Conservation of the Babirusa and Anoas and their Critical Habitat, the Nantu Forest, Sulawesi


Dr Lynn Calyton and the team from YANI (Yayasan Adudu Nantu Internasional) led an application to fund daily forest and wildlife protection patrols in the Nantu Wildlife Sanctuary in Gorotalo Province, Sulawesi by YANI’s Nantu Protection Units. These protection units are resident 24/7 at the remote Nantu field stations. The Nantu Forest is of local, national and global importance as it is one of Sulawesi’s last remaining intact rainforest ecosystems and has been described as “one of the five most important sites for biodiversity in South-East Asia” (W. Duckworth). Of particular interest is the naturally occurring salt-lick in Nantu where Babirusa and Anoa congregate and can be observed. By supporting continuous species and habitat patrols at Nantu the project aimed to address the threats these critical wild populations face from hunting and habitat destruction from illegal logging, slash-and-burn clearance, encroachment for oil palm planting and illegal gold mining.

The Protection Units are comprised of four YANI team members, six local police and two community members and work in collaboration with the Gorontalo/North Sulawesi Natural Resources Conservation Agency. A total of 84 days of patrols were carried out between March 1st and June 30th 2017. The protection units were resident continuously 24 hours a day, 7 days a week at the remote stations throughout this time with daily patrols lasting 5-7 hours as well as overnight treks to more distant parts of Nantu. The patrols removed 29 poachers’ string leg snares during a single week in March of 2017. The patrols also temporarily detained 6 illegal miners during a 3 day long continuous 20km patrol to Batuangkobu mine and there has been a significant reduction in illegal gold mining within the Nantu Wildlife Sanctuary in 2017. Two chainsaws were confiscated from illegal operators cutting timber within the south-eastern Nantu Wildlife Sanctuary. The Protection Units also patrolled along the south-western boundary of the Wildlife Scantuary which is an area under particular threat from encroachment by slash and burn clearers for palm oil planting. The patrols by the Protection Units has had a profound impact in protecting the Nantu Wildlife Reserve and the species within and ensured that encroachment and illegal activities within the reserve are not on the increase.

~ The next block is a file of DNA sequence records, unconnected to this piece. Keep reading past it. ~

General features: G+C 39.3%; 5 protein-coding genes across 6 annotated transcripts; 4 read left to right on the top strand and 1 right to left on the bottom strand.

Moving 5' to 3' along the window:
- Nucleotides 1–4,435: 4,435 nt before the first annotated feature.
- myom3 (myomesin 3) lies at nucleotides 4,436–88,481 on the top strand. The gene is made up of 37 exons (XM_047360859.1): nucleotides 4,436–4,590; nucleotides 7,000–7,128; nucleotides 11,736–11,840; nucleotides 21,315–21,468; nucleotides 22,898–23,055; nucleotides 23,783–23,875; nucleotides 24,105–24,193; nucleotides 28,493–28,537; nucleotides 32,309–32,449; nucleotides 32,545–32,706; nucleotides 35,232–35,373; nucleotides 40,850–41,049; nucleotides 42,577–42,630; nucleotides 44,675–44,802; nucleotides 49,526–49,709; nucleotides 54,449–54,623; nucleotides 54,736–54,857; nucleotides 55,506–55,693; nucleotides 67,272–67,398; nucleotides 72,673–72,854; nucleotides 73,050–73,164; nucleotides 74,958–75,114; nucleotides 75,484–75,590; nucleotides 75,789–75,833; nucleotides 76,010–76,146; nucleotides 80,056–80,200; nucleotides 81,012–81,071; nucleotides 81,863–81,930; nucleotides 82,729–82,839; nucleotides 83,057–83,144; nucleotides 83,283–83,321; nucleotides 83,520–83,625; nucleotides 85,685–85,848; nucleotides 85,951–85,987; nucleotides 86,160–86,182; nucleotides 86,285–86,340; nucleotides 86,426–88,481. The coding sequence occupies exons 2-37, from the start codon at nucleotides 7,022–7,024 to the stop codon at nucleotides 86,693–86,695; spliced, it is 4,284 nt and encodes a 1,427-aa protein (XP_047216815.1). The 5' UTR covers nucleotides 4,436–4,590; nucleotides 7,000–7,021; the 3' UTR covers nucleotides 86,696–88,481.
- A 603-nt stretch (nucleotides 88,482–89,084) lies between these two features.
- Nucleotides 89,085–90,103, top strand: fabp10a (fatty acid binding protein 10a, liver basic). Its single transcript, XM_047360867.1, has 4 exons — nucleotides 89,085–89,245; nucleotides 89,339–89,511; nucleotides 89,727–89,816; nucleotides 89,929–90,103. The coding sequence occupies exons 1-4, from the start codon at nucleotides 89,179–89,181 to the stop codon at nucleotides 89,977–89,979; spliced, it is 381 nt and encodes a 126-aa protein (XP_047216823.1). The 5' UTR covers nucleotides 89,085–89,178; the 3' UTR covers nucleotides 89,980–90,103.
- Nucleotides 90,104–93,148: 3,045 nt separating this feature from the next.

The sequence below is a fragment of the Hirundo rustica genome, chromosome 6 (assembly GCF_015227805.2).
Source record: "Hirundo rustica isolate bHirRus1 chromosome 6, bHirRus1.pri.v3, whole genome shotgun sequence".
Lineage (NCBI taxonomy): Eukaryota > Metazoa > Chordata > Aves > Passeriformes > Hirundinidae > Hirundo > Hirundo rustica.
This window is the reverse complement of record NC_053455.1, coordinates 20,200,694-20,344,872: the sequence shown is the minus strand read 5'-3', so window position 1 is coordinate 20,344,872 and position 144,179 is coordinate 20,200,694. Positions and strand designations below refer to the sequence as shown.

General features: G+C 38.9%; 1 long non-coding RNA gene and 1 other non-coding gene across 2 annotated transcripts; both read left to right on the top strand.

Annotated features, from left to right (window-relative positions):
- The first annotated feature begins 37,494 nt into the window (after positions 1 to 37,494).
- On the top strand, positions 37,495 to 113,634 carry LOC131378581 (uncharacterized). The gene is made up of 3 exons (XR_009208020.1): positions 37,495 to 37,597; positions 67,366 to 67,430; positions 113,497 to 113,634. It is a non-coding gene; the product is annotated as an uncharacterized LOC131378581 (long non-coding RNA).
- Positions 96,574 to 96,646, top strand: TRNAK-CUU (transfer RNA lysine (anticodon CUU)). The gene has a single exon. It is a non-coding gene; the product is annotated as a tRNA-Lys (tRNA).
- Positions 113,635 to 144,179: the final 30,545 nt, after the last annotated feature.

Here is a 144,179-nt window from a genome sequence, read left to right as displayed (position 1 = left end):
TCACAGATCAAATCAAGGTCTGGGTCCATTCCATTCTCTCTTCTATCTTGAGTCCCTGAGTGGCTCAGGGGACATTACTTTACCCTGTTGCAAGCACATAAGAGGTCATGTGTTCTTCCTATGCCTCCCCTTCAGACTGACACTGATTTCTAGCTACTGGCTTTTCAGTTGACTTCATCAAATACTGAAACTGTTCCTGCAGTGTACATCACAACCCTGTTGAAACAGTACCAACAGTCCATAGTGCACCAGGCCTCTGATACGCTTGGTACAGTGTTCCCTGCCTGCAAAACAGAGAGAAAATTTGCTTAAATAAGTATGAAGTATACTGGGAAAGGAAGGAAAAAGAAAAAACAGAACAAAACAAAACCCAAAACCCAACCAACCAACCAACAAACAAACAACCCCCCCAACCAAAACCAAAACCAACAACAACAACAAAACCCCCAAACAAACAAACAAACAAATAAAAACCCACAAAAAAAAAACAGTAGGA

To find out more of the work done by YANI please follow the link: